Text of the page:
Editor’s note: We received this letter via Be The Influence. The letter was sent directly to the Windham Middle School and Windham High School principals. The author of the letter gave us permission to print it in this week’s editorial.
Dear Drew and Ryan,
I am reaching out to you both today not only as a parent of three middle school students in the district, but through my professional capacity at the American Cancer Society. Yesterday, my colleagues at the American Cancer Society Cancer Action Network held their annual Day at the Capitol event at the State House.
This is a day where we gather as advocacy volunteers to speak with our elected officials about important pieces of legislation that have an impact on the health of Maine residents, specifically when related to cancer. One of those pieces of legislation is LD 1028, “A Comprehensive Approach to Prevent and Reduce Tobacco Use in Maine”. This comprehensive bill will allow for opportunities to increase tobacco prevention, education and cessation. Back in the fall, I attended the panel discussion at WMS presented by Mrs. Adams seventh-grade health class to learn about the impact of e-cigarette use/vaping has within their age group and peers. It was through the success of that event that we extended this opportunity to Mrs. Adams and her students, Laura Morris, Mr. Daigle and some of the high school ambassadors to join us in Augusta.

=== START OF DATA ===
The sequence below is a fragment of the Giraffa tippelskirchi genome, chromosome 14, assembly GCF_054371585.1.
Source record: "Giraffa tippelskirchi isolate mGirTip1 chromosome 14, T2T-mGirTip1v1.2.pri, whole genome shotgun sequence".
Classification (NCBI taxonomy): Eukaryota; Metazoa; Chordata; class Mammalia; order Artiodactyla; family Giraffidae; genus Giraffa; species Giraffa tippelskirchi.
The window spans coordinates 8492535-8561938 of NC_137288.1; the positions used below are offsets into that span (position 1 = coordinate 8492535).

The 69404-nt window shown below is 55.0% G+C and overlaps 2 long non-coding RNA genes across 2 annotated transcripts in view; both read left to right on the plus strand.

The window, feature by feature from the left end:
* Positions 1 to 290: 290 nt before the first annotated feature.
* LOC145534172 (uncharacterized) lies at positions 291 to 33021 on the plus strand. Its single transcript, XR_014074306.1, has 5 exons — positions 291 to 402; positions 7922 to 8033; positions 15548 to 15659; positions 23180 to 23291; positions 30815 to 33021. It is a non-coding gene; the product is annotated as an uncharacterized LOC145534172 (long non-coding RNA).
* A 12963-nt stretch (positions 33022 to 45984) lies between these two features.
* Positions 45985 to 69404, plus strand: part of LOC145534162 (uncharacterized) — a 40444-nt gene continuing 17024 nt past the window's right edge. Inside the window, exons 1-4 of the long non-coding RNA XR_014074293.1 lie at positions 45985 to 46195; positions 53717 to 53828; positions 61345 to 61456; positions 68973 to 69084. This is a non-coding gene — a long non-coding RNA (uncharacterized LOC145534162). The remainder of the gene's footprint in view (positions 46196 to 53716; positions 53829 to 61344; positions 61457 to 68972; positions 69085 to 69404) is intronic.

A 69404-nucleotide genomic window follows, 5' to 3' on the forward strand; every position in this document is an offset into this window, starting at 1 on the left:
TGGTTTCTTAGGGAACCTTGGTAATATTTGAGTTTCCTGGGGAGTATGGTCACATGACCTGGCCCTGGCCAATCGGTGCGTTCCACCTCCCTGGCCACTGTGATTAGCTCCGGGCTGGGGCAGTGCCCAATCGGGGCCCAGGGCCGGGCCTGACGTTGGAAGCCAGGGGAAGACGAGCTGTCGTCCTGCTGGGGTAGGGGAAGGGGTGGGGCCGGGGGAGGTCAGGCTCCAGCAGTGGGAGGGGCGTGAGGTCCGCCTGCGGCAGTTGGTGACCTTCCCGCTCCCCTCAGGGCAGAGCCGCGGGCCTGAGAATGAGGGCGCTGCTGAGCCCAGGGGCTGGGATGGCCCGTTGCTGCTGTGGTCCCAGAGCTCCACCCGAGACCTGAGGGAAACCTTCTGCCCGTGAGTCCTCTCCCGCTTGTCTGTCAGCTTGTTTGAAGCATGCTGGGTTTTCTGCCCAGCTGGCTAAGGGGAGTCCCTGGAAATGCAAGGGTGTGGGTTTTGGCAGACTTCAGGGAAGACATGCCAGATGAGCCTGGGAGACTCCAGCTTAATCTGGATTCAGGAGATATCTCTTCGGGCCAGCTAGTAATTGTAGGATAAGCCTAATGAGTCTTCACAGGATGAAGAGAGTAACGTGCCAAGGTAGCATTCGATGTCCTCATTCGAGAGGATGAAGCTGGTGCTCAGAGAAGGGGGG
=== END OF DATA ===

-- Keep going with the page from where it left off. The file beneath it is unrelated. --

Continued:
I am so very impressed with how well all of these students represented our district. They were well prepared to speak on behalf of the impact that nicotine products (especially e-cigarettes) have on the pre-teen/teen population and they shared insightful thoughts of how to perhaps get ahead of this public health problem. The students met with Senator Bill Diamond, Representative Mark Bryant and Representative Patrick Corey to talk about what they witnessed within their peer groups and how the tobacco industry is using tools to market to them. These students were well prepared with facts and data from what they learned in the classroom and through their collaboration with the Be the Influence Coalition. It was great to see the role reversal and watch the students educate our elected officials about the impact tobacco products have within their age groups. This group of students embody what it means to be tobacco prevention champions and I truly believe their voices made a difference.
I heard so many positive comments, both today and yesterday, from senators/representatives, partners and ACS CAN volunteers of how impactful having youth engaged in this important topic is. As administrators, you should be proud of the students and your staff for the positive representation of RSU14. It is evident that your staff go above and beyond to not only teach their students but truly care about the current and future well-being of them. Yesterday was an excellent “hands-on learning opportunity” about the legislative process and how impactful our voices are in decision making process in Augusta. I was not in the gallery with the students when they received recognition and a standing ovation from the entire legislative body while watching the legislative process in action. But I heard it was fantastic!